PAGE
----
June 8, 2018: Seminars in Cell & Developmental Biology
Jessica F Briffa, Mary E Wlodek, Karen M Moritz
Exposure to a sub-optimal environment in the womb can result in poor fetal growth and impair the normal development of organs. The kidney, specifically the process of nephrogenesis, has been shown to be impacted by many common pregnancy exposures including an inadequate diet, poor placental function, maternal stress as well as maternal smoking and alcohol consumption. This can result in offspring being born with a reduced nephron endowment, which places these individuals at increased risk of hypertension and chronic kidney disease (CKD)...
June 7, 2018: Seminars in Cell & Developmental Biology
Jeremy Draghi
The costs and benefits of random phenotypic heterogeneity in microbes have been vigorously debated and experimental tested for decades; yet, this conversation is largely independent from discussion of phenotypic robustness in other disciplines. In this review I connect microbial examples of stochasticity with studies on the ecological and population-genetic consequences of phenotypic variability. These topics illustrate the complexity of selection pressures on phenotypic robustness and provide inspiration that this complexity can be parsed with theoretical advances and the experimental power of microbial systems...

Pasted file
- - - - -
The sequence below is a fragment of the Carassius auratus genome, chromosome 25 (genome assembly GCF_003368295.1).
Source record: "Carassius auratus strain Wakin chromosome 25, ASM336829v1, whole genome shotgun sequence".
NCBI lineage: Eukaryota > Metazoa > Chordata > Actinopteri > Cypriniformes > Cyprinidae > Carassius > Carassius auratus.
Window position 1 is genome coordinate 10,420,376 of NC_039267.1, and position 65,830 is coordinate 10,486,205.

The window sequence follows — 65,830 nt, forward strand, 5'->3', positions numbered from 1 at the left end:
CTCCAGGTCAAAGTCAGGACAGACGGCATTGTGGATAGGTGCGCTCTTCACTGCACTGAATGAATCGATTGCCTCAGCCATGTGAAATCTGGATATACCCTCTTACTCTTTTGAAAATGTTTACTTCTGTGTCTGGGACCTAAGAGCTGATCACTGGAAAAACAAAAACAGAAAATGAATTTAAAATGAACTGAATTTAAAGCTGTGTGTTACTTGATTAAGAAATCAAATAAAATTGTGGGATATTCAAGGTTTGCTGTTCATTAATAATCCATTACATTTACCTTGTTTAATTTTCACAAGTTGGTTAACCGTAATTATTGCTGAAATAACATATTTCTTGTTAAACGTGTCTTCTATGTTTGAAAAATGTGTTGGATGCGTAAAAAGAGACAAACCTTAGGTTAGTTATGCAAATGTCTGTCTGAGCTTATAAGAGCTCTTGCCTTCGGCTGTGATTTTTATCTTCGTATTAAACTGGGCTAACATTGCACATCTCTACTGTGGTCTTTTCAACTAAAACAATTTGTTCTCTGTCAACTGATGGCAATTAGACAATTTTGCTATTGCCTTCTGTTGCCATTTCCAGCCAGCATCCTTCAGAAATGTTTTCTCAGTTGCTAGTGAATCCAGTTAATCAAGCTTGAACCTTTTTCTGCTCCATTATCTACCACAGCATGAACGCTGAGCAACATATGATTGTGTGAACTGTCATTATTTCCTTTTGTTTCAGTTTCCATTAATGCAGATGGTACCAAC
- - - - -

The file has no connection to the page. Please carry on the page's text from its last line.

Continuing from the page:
June 7, 2018: Seminars in Cell & Developmental Biology
Tahagod Mohamed, Maria Luisa S Sequeira-Lopez
The kidney vasculature has a unique and complex architecture that is central for the kidney to exert its multiple and essential physiological functions with the ultimate goal of maintaining homeostasis. An appropriate development and coordinated assembly of the different vascular cell types and their association with the corresponding nephrons is crucial for the generation of a functioning kidney. In this review we provide an overview of the renal vascular anatomy, histology, and current knowledge of the embryological origin and molecular pathways involved in its development...
June 5, 2018: Seminars in Cell & Developmental Biology
Fetch more papers »
Fetching more papers... Fetching...
Read by QxMD. Sign in or create an account to discover new knowledge that matter to you.
Remove bar
Read by QxMD icon Read

Search Tips

Use Boolean operators: AND/OR

diabetic AND foot
diabetes OR diabetic

Exclude a word using the 'minus' sign

Virchow -triad

Use Parentheses

water AND (cup OR glass)

Add an asterisk (*) at end of a word to include word stems

Neuro* will search for Neurology, Neuroscientist, Neurological, and so on

Use quotes to search for an exact phrase

"primary prevention of cancer"
(heart or cardiac or cardio*) AND arrest -"American Heart Association"